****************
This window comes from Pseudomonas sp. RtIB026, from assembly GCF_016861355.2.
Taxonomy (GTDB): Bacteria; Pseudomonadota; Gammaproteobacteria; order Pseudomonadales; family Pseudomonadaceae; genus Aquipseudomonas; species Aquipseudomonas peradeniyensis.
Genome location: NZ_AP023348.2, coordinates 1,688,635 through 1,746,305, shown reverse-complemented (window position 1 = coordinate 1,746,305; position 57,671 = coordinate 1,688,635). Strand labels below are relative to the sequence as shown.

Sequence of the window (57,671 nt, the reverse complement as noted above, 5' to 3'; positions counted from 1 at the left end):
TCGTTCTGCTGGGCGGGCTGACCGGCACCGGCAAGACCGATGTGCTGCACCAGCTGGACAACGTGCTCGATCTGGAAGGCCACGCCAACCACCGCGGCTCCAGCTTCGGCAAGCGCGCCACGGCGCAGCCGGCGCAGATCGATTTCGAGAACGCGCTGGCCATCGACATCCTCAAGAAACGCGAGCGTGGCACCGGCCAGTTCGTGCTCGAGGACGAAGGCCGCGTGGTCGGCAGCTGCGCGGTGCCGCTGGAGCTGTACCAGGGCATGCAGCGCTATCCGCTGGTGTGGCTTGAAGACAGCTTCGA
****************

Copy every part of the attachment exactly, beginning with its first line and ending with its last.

This window comes from Pseudomonas sp. RtIB026, from assembly GCF_016861355.2.
Taxonomy (GTDB): Bacteria; Pseudomonadota; Gammaproteobacteria; order Pseudomonadales; family Pseudomonadaceae; genus Aquipseudomonas; species Aquipseudomonas peradeniyensis.
Genome location: NZ_AP023348.2, coordinates 1,688,635 through 1,746,305, shown reverse-complemented (window position 1 = coordinate 1,746,305; position 57,671 = coordinate 1,688,635). Strand labels below are relative to the sequence as shown.

Sequence of the window (57,671 nt, the reverse complement as noted above, 5' to 3'; positions counted from 1 at the left end):
TCGTTCTGCTGGGCGGGCTGACCGGCACCGGCAAGACCGATGTGCTGCACCAGCTGGACAACGTGCTCGATCTGGAAGGCCACGCCAACCACCGCGGCTCCAGCTTCGGCAAGCGCGCCACGGCGCAGCCGGCGCAGATCGATTTCGAGAACGCGCTGGCCATCGACATCCTCAAGAAACGCGAGCGTGGCACCGGCCAGTTCGTGCTCGAGGACGAAGGCCGCGTGGTCGGCAGCTGCGCGGTGCCGCTGGAGCTGTACCAGGGCATGCAGCGCTATCCGCTGGTGTGGCTTGAAGACAGCTTCGA